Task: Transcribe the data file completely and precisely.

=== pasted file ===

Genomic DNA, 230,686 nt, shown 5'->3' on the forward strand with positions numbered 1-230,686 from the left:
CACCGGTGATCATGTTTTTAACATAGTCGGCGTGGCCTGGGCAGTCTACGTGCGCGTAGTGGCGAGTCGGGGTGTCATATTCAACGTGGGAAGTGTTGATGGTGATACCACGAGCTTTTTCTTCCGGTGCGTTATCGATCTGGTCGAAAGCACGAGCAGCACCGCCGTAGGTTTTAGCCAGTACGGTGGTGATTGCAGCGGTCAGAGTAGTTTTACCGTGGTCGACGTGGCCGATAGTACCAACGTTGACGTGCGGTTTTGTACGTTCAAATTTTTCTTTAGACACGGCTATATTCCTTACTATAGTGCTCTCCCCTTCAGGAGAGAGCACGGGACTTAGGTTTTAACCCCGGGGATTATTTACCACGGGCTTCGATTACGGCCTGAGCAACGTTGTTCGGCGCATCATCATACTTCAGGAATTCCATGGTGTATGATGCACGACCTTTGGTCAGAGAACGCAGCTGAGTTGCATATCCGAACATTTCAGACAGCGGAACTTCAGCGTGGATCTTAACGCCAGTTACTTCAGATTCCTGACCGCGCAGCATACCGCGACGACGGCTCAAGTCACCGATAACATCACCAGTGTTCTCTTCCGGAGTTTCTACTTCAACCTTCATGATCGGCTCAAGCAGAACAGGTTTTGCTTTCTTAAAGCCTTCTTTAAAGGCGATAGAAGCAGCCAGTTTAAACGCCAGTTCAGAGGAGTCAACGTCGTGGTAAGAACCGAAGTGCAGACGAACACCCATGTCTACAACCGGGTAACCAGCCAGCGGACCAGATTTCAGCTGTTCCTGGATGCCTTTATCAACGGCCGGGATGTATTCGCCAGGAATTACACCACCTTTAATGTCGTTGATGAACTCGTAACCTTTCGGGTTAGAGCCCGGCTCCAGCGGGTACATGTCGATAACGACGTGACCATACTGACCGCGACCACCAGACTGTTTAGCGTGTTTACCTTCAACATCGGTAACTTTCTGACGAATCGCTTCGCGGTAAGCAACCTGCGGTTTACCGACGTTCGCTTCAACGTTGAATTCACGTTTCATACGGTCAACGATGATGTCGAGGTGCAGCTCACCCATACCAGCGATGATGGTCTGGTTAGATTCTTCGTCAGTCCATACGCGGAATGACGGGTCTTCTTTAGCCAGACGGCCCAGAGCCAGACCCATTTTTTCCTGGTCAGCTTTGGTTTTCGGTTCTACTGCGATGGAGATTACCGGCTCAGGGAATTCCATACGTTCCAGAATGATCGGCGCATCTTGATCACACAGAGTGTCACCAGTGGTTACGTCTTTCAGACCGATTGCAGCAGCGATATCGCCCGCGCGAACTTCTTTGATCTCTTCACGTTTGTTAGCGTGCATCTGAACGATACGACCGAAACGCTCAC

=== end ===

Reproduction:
Genomic DNA, 230,686 nt, shown 5'->3' on the forward strand with positions numbered 1-230,686 from the left:
CACCGGTGATCATGTTTTTAACATAGTCGGCGTGGCCTGGGCAGTCTACGTGCGCGTAGTGGCGAGTCGGGGTGTCATATTCAACGTGGGAAGTGTTGATGGTGATACCACGAGCTTTTTCTTCCGGTGCGTTATCGATCTGGTCGAAAGCACGAGCAGCACCGCCGTAGGTTTTAGCCAGTACGGTGGTGATTGCAGCGGTCAGAGTAGTTTTACCGTGGTCGACGTGGCCGATAGTACCAACGTTGACGTGCGGTTTTGTACGTTCAAATTTTTCTTTAGACACGGCTATATTCCTTACTATAGTGCTCTCCCCTTCAGGAGAGAGCACGGGACTTAGGTTTTAACCCCGGGGATTATTTACCACGGGCTTCGATTACGGCCTGAGCAACGTTGTTCGGCGCATCATCATACTTCAGGAATTCCATGGTGTATGATGCACGACCTTTGGTCAGAGAACGCAGCTGAGTTGCATATCCGAACATTTCAGACAGCGGAACTTCAGCGTGGATCTTAACGCCAGTTACTTCAGATTCCTGACCGCGCAGCATACCGCGACGACGGCTCAAGTCACCGATAACATCACCAGTGTTCTCTTCCGGAGTTTCTACTTCAACCTTCATGATCGGCTCAAGCAGAACAGGTTTTGCTTTCTTAAAGCCTTCTTTAAAGGCGATAGAAGCAGCCAGTTTAAACGCCAGTTCAGAGGAGTCAACGTCGTGGTAAGAACCGAAGTGCAGACGAACACCCATGTCTACAACCGGGTAACCAGCCAGCGGACCAGATTTCAGCTGTTCCTGGATGCCTTTATCAACGGCCGGGATGTATTCGCCAGGAATTACACCACCTTTAATGTCGTTGATGAACTCGTAACCTTTCGGGTTAGAGCCCGGCTCCAGCGGGTACATGTCGATAACGACGTGACCATACTGACCGCGACCACCAGACTGTTTAGCGTGTTTACCTTCAACATCGGTAACTTTCTGACGAATCGCTTCGCGGTAAGCAACCTGCGGTTTACCGACGTTCGCTTCAACGTTGAATTCACGTTTCATACGGTCAACGATGATGTCGAGGTGCAGCTCACCCATACCAGCGATGATGGTCTGGTTAGATTCTTCGTCAGTCCATACGCGGAATGACGGGTCTTCTTTAGCCAGACGGCCCAGAGCCAGACCCATTTTTTCCTGGTCAGCTTTGGTTTTCGGTTCTACTGCGATGGAGATTACCGGCTCAGGGAATTCCATACGTTCCAGAATGATCGGCGCATCTTGATCACACAGAGTGTCACCAGTGGTTACGTCTTTCAGACCGATTGCAGCAGCGATATCGCCCGCGCGAACTTCTTTGATCTCTTCACGTTTGTTAGCGTGCATCTGAACGATACGACCGAAACGCTCAC